Do I detect a bitter undertone from Hugh, even 30-odd years later? He and his old band-mates have made no secret of the fact they barely speak to each other since Hugh sensationally quit the band in 1990, although Hugh was quick to publicly express his sorrow when both Dave Greenfield and Jet Black died (in 2020 and 2022 respectively). Might we assume that including a barnstorm of Stranglers classics on the setlist is a crowd-pleaser, but not a Hugh-pleaser?
Hugh is adamant it is fun to do, and quite novel because he chooses not to tour with keyboards. That feels like quite a departure from a back catalogue in which keyboards were a signature sound, and I ask Hugh about his decision.
“I’ve nothing against keyboards, and when I decided to go my own way and trust my luck outside of the band, I took keyboards out for a while. But I was constantly being compared, you see, to the Stranglers, and I wanted a point of difference. After a couple of tours, I thought: why even create that similarity?
“And anyway, I love the power trio of bass, drums and guitar. I mean, one of my favourite groups ever was Cream; what a great, great band, and not a keyboard in sight.
“Some of the arrangements have to be quite intricate to make sure the essence of the song comes across, and it’s remarkable what you can do with voices, or by incorporating a lead line into the bass or guitar.”
While I was checking out Hugh’s new songs he’ll be playing at the gigs, I noticed I can’t hear the passing of 40 years in his voice, and that he is still getting right up in society’s face on issues he feels exerted about.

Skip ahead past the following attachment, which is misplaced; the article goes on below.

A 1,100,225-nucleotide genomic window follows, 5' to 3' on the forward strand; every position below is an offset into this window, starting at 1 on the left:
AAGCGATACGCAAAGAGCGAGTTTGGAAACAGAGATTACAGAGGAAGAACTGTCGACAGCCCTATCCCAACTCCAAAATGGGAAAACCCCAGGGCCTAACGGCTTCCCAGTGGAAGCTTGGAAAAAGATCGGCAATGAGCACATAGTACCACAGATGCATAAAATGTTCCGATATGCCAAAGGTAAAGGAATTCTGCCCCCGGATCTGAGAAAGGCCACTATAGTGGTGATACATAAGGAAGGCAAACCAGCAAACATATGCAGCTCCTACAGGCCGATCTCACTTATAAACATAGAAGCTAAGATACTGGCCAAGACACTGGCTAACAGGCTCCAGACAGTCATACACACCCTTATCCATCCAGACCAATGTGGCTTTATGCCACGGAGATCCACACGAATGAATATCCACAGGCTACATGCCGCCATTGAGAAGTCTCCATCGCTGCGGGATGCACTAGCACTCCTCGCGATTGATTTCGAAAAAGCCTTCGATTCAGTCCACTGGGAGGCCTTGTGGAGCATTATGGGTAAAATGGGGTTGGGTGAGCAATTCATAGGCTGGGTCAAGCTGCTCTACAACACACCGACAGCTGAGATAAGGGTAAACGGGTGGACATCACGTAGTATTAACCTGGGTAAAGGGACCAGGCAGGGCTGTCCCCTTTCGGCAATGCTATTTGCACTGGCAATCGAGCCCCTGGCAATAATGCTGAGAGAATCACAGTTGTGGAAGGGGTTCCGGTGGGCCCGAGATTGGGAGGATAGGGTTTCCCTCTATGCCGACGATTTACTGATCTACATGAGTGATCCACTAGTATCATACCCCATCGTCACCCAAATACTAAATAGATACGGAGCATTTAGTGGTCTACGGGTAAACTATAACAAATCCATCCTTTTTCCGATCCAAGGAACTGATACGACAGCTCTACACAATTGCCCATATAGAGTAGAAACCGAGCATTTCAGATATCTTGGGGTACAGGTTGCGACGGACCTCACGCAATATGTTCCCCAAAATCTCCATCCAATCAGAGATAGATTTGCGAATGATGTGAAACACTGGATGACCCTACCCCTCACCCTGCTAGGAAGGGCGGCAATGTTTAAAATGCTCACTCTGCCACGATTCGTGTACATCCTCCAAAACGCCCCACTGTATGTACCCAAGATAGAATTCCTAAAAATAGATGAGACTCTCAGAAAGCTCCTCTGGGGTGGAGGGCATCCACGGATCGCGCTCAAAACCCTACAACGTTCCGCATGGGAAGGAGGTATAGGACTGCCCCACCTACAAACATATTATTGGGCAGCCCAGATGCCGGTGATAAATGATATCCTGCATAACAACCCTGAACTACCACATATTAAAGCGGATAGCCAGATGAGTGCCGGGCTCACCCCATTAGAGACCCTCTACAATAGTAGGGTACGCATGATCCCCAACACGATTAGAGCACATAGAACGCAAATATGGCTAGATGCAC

“Everything’s political, isn’t it? It’s a universal word, and every interaction you have with another person is political in a certain way. If I could pick a priority [for society] though…it would be clean up, I think. That has so many ramifications. Ban plastic, you know, or find a use for it. Some people have invented machines that will convert plastic back into oil, have you heard of that? Things like that.
“And the consequence of cleaning up is that people will feel better about themselves, about other people, and about the world.”
It seems clear to me that Hugh feels he has plenty yet to give, and has no intention of winding down after a life lived in top gear. Although he says, presumably with tongue firmly in cheek, that he’s “not sure if there’s any time left” for contemplating marriage for the first time, he has plenty of energy and enthusiasm for what lies ahead.
I ask him what his epitaph might be, in (hopefully many) years to come, and he treats me to his deep chuckle once again.
“I have no idea! It wouldn’t be for me to…that’s a very egocentric question! You know, I really don’t give a damn what people are going to think of me afterwards. What matters is what’s here and now, and what’s to come. And whatever is written about me afterwards will depend upon what happens now, in this perfect amount of time that’s left for me to be on this planet.”
Some people would have given much thought to creating a pithy and profound one-liner in answer to my question. But, ever impossible to pin down and label, Hugh oscillates between yet another dichotomy – on the one hand, not giving a damn what anyone thinks…while on the other hand, being quite clear it is for him to shape, by his actions, what people think of him.
- Hugh and his band tour Ireland in April, then the UK shows and off to Europe, before a UK tour in January next year.
Friday 5th May – BIRMINGHAM – O2 Institute.
Saturday 6th May – MANCHESTER – O2 Academy.
Sunday 7th May – SHEFFIELD – O2 Academy.
Hugh Cornwell performs 2 sets, there is no support on these shows.